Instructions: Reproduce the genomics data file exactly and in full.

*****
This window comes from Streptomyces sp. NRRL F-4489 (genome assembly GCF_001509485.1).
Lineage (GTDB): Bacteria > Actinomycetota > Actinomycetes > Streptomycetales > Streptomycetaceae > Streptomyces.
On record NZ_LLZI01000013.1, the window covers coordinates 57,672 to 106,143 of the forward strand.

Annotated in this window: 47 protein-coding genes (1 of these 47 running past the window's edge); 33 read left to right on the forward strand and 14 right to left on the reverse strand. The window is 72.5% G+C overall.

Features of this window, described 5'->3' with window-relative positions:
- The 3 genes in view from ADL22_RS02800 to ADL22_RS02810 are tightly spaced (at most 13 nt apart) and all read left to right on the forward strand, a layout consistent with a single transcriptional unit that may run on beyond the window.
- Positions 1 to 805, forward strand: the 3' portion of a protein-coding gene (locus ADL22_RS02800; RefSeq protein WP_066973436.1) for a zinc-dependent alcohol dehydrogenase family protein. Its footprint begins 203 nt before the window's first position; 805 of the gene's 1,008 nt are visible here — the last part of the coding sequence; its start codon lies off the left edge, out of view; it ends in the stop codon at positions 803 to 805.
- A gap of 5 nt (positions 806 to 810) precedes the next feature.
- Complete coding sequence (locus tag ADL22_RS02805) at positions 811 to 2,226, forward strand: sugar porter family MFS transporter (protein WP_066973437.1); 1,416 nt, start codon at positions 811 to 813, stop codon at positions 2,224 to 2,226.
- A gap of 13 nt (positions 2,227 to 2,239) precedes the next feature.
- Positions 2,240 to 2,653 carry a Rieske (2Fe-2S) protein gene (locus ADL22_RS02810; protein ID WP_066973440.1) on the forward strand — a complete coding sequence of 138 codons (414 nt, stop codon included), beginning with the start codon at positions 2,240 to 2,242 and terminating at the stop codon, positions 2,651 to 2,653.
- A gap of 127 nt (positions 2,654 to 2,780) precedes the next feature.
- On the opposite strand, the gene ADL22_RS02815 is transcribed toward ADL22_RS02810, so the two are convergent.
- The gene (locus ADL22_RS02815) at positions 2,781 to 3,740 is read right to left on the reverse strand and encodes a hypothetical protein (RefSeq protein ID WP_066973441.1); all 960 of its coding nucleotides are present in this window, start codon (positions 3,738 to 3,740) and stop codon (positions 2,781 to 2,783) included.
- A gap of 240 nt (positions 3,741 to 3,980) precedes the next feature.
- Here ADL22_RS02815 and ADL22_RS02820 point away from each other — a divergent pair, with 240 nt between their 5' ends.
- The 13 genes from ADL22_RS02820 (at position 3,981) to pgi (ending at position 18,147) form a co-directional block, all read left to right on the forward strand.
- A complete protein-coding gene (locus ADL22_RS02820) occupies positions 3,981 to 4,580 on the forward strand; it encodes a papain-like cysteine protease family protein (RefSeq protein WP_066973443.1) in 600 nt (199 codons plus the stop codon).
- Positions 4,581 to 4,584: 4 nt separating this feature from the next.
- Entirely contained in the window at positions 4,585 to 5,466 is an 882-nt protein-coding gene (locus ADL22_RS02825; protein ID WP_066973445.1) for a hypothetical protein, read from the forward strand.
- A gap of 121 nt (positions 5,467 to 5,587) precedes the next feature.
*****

This window comes from Streptomyces sp. NRRL F-4489 (genome assembly GCF_001509485.1).
Lineage (GTDB): Bacteria > Actinomycetota > Actinomycetes > Streptomycetales > Streptomycetaceae > Streptomyces.
On record NZ_LLZI01000013.1, the window covers coordinates 57,672 to 106,143 of the forward strand.

Annotated in this window: 47 protein-coding genes (1 of these 47 running past the window's edge); 33 read left to right on the forward strand and 14 right to left on the reverse strand. The window is 72.5% G+C overall.

Features of this window, described 5'->3' with window-relative positions:
- The 3 genes in view from ADL22_RS02800 to ADL22_RS02810 are tightly spaced (at most 13 nt apart) and all read left to right on the forward strand, a layout consistent with a single transcriptional unit that may run on beyond the window.
- Positions 1 to 805, forward strand: the 3' portion of a protein-coding gene (locus ADL22_RS02800; RefSeq protein WP_066973436.1) for a zinc-dependent alcohol dehydrogenase family protein. Its footprint begins 203 nt before the window's first position; 805 of the gene's 1,008 nt are visible here — the last part of the coding sequence; its start codon lies off the left edge, out of view; it ends in the stop codon at positions 803 to 805.
- A gap of 5 nt (positions 806 to 810) precedes the next feature.
- Complete coding sequence (locus tag ADL22_RS02805) at positions 811 to 2,226, forward strand: sugar porter family MFS transporter (protein WP_066973437.1); 1,416 nt, start codon at positions 811 to 813, stop codon at positions 2,224 to 2,226.
- A gap of 13 nt (positions 2,227 to 2,239) precedes the next feature.
- Positions 2,240 to 2,653 carry a Rieske (2Fe-2S) protein gene (locus ADL22_RS02810; protein ID WP_066973440.1) on the forward strand — a complete coding sequence of 138 codons (414 nt, stop codon included), beginning with the start codon at positions 2,240 to 2,242 and terminating at the stop codon, positions 2,651 to 2,653.
- A gap of 127 nt (positions 2,654 to 2,780) precedes the next feature.
- On the opposite strand, the gene ADL22_RS02815 is transcribed toward ADL22_RS02810, so the two are convergent.
- The gene (locus ADL22_RS02815) at positions 2,781 to 3,740 is read right to left on the reverse strand and encodes a hypothetical protein (RefSeq protein ID WP_066973441.1); all 960 of its coding nucleotides are present in this window, start codon (positions 3,738 to 3,740) and stop codon (positions 2,781 to 2,783) included.
- A gap of 240 nt (positions 3,741 to 3,980) precedes the next feature.
- Here ADL22_RS02815 and ADL22_RS02820 point away from each other — a divergent pair, with 240 nt between their 5' ends.
- The 13 genes from ADL22_RS02820 (at position 3,981) to pgi (ending at position 18,147) form a co-directional block, all read left to right on the forward strand.
- A complete protein-coding gene (locus ADL22_RS02820) occupies positions 3,981 to 4,580 on the forward strand; it encodes a papain-like cysteine protease family protein (RefSeq protein WP_066973443.1) in 600 nt (199 codons plus the stop codon).
- Positions 4,581 to 4,584: 4 nt separating this feature from the next.
- Entirely contained in the window at positions 4,585 to 5,466 is an 882-nt protein-coding gene (locus ADL22_RS02825; protein ID WP_066973445.1) for a hypothetical protein, read from the forward strand.
- A gap of 121 nt (positions 5,467 to 5,587) precedes the next feature.